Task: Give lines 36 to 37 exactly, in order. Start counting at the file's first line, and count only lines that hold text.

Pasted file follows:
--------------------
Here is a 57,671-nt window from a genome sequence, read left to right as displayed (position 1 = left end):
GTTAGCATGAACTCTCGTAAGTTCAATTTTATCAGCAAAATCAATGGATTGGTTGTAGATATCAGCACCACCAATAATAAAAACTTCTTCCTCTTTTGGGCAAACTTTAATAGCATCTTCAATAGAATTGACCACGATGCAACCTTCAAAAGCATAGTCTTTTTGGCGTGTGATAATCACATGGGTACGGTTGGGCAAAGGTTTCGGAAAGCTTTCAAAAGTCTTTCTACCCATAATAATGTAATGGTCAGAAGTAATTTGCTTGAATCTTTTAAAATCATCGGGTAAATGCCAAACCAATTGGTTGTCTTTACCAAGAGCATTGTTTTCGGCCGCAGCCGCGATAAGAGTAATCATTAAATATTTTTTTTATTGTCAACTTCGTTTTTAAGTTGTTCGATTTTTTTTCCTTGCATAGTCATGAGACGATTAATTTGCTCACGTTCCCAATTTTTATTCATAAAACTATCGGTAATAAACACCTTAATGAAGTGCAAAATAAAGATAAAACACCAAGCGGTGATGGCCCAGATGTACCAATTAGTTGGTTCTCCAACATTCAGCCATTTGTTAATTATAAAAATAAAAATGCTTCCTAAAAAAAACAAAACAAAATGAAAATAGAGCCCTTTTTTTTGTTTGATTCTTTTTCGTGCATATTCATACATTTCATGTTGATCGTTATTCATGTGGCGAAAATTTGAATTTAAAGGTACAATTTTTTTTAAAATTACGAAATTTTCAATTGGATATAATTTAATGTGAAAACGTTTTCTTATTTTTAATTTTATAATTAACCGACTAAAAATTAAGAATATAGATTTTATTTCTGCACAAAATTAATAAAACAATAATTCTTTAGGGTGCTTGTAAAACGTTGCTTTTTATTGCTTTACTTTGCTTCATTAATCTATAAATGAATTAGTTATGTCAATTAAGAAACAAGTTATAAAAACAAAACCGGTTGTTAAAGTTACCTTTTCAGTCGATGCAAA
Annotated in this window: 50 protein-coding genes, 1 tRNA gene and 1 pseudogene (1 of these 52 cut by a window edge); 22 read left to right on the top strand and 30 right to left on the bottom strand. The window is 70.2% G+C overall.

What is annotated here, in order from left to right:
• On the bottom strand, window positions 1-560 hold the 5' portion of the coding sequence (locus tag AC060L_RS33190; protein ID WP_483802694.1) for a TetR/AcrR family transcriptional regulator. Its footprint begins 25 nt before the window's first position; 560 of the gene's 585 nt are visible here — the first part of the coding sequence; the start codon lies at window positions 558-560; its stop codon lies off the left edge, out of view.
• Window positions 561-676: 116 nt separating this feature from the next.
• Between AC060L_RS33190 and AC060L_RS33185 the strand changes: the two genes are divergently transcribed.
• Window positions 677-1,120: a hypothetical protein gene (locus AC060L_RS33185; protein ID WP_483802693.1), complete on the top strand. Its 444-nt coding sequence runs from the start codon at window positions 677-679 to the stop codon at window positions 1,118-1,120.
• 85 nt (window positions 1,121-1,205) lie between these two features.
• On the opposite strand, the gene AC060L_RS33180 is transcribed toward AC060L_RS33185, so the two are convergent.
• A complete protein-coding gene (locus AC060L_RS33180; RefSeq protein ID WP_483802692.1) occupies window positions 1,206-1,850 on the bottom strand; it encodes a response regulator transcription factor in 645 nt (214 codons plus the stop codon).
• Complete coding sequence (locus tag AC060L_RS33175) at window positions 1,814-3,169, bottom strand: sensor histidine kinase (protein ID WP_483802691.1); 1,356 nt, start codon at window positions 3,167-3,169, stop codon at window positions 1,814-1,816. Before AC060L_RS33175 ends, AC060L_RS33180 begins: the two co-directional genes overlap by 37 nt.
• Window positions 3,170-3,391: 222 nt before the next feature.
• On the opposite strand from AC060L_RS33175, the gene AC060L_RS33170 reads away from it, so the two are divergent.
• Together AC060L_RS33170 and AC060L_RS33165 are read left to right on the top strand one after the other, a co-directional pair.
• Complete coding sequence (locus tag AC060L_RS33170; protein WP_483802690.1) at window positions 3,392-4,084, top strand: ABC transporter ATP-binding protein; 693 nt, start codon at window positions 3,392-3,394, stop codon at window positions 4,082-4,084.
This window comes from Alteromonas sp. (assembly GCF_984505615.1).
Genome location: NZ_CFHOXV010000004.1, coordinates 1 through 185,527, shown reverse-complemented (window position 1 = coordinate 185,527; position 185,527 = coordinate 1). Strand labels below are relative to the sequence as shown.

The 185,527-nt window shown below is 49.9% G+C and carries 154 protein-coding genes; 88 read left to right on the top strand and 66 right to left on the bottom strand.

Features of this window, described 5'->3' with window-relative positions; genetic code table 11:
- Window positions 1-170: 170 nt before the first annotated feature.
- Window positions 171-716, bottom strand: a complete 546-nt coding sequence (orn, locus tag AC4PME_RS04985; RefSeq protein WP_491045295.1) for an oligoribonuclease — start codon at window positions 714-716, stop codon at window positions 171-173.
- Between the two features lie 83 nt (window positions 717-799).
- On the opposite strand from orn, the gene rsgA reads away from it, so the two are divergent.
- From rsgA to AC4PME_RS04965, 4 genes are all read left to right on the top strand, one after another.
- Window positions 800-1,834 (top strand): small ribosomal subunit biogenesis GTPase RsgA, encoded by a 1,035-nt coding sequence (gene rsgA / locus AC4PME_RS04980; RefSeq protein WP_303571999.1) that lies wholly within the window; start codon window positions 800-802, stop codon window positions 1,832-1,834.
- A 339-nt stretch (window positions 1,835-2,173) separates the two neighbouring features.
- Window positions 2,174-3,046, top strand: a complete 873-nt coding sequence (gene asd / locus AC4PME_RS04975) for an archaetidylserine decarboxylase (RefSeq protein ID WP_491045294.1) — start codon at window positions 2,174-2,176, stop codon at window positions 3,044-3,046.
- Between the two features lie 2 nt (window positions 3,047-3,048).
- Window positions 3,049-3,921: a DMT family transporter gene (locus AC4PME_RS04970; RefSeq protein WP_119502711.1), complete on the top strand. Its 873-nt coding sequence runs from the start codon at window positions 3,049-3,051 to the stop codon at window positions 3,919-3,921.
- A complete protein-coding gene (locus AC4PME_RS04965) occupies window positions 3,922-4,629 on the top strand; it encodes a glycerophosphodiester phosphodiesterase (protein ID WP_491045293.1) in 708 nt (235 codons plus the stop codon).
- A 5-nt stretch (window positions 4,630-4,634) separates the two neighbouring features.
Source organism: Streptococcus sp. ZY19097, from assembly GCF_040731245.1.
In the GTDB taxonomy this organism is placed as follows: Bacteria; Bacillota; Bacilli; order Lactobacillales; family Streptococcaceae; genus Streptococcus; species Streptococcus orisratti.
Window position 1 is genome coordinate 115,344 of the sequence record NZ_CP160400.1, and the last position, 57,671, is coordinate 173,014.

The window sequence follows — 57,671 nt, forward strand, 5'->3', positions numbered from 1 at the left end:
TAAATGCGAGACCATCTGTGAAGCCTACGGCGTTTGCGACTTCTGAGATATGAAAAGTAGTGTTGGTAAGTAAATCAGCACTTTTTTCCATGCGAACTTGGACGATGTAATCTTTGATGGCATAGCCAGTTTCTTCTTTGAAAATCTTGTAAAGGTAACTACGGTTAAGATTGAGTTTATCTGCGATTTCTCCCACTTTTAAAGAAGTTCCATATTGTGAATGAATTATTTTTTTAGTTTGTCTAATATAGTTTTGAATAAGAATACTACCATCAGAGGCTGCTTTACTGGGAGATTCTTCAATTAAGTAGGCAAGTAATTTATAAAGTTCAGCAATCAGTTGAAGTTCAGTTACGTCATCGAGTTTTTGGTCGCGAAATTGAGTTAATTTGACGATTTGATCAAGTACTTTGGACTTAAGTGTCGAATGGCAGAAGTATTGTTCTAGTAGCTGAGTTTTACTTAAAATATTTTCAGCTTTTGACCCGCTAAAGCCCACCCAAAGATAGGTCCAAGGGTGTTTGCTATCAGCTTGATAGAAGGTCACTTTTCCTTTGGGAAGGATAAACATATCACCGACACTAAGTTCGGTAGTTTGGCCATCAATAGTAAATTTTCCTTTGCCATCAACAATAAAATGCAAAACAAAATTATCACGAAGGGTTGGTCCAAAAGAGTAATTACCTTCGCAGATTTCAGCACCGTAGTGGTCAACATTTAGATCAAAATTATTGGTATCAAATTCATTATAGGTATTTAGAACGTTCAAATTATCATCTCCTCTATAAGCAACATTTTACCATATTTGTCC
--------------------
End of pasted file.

The window sequence follows — 57,671 nt, forward strand, 5'->3', positions numbered from 1 at the left end:
TAAATGCGAGACCATCTGTGAAGCCTACGGCGTTTGCGACTTCTGAGATATGAAAAGTAGTGTTGGTAAGTAAATCAGCACTTTTTTCCATGCGAACTTGGACGATGTAATCTTTGATGGCATAGCCAGTTTCTTCTTTGAAAATCTTGTAAAGGTAACTACGGTTAAGATTGAGTTTATCTGCGATTTCTCCCACTTTTAAAGAAGTTCCATATTGTGAATGAATTATTTTTTTAGTTTGTCTAATATAGTTTTGAATAAGAATACTACCATCAGAGGCTGCTTTACTGGGAGATTCTTCAATTAAGTAGGCAAGTAATTTATAAAGTTCAGCAATCAGTTGAAGTTCAGTTACGTCATCGAGTTTTTGGTCGCGAAATTGAGTTAATTTGACGATTTGATCAAGTACTTTGGACTTAAGTGTCGAATGGCAGAAGTATTGTTCTAGTAGCTGAGTTTTACTTAAAATATTTTCAGCTTTTGACCCGCTAAAGCCCACCCAAAGATAGGTCCAAGGGTGTTTGCTATCAGCTTGATAGAAGGTCACTTTTCCTTTGGGAAGGATAAACATATCACCGACACTAAGTTCGGTAGTTTGGCCATCAATAGTAAATTTTCCTTTGCCATCAACAATAAAATGCAAAACAAAATTATCACGAAGGGTTGGTCCAAAAGAGTAATTACCTTCGCAGATTTCAGCACCGTAGTGGTCAACATTTAGATCAAAATTATTGGTATCAAATTCATTATAGGTATTTAGAACGTTCAAATTATCATCTCCTCTATAAGCAACATTTTACCATATTTGTCC